Humboldt State University’s new Registered Nurse to Bachelor of Science in Nursing program (RN to BSN) received the green light from WASC Senior College & University Commission, the University’s regional accrediting body. HSU is now working on enrolling students and the first cohort of the program is on track to start in Fall 2020.
“The upcoming launch of the Bachelor of Science in Nursing program at HSU is a huge milestone for the North Coast,” says Senator Mike McGuire. “Our region has some of the most severe nursing shortages in California and this program will create hundreds of family-sustaining careers and help drive down the cost of healthcare. We congratulate HSU, thank their team for the hard work and look forward to welcoming the first class of nursing students to campus this fall.”
The program comes as the nation faces a shortage of nurses. Thousands of nurses are near retirement age and Americans are living longer, increasing the need for more geriatric nursing, according to the American Association of Colleges of Nursing. The association cites a U.S. Bureau of Labor report that predicts the nation will need an “additional 203,700 new RNs each year through 2026 to fill newly created positions and to replace retiring nurses.”
According to the American Academy of Colleges of Nursing, 79% of employers prefer to hire nurses with a BSN over those who have an Associate Degree in Nursing. That’s because the BSN is seen as strengthening nurses’ awareness of the profession, improving their communication and clinical reasoning skills, and helping them adapt to an ever-changing health care environment.
“This program embodies HSU’s commitment of offering access to affordable, high-quality education that is responsive to the needs of a fast-changing world,” says Lisa Bond-Maupin, Interim Provost and Vice President of Academic Affairs.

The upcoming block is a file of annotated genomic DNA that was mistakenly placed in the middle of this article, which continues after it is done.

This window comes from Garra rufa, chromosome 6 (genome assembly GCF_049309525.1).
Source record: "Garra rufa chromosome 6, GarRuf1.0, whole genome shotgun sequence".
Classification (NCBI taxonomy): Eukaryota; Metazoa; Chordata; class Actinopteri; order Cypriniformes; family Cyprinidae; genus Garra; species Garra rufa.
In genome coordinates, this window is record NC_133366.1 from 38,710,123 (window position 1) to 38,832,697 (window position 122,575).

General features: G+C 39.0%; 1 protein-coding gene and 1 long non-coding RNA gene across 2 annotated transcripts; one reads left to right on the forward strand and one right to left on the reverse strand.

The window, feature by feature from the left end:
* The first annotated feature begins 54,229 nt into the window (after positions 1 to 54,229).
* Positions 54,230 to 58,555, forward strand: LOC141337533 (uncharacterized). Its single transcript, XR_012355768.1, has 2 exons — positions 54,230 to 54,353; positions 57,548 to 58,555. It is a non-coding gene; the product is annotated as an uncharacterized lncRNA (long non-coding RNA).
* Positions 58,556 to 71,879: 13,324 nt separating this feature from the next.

The University and its partners see the new program as a way to answer the nursing shortage by building the regional nursing workforce and addressing the needs specific to North Coast communities.
Blending in-person and online coursework, the hybrid program will allow registered nurses with an associate’s degree to pursue a bachelor’s degree without having to leave the area.
The curriculum emphasizes professional knowledge, leadership skills, community-focused healthcare, and compassionate nursing practices in order to support the needs of the North Coast in developing a strong nursing workforce. It will prepare nurse leaders who understand health disparities, rural needs, cultural humility, and practitioners who can advocate for the psychosocial health needs of the region’s communities.
“I have been imagining new and redefined roles for nurses for a very long time,” says Kimberly Perris, the director of HSU’s Nursing program. “It is an honor to lead our new program and I’m excited to see what the next generation of North Coast nurses accomplishes. I envision great things!”
The Nursing program has involved scores of vital partners, including College of the Redwoods. CR’s Licensed Vocational Nurse to Registered Nurse (LVN to RN) program, which launched in Del Norte County last month, provides a seamless transition into HSU’s program.
“Students who graduate from CR’s RN program and our Paramedic/LVN to RN Career Mobility track will be prepared to enter the HSU’s program and they’re excited about the prospect of obtaining their BSN in Humboldt County,” says Roberta Farrar, CR’s Director of Nursing.
The community and health care organizations have rallied to help get HSU’s program started. Last year, St. Joseph Health provided a lead gift of $2 million to launch the program. Since then, the program has received a $300,000 grant from the Humboldt Area Foundation, and, recently, a $200,000 grant from Sutter Coast Hospital.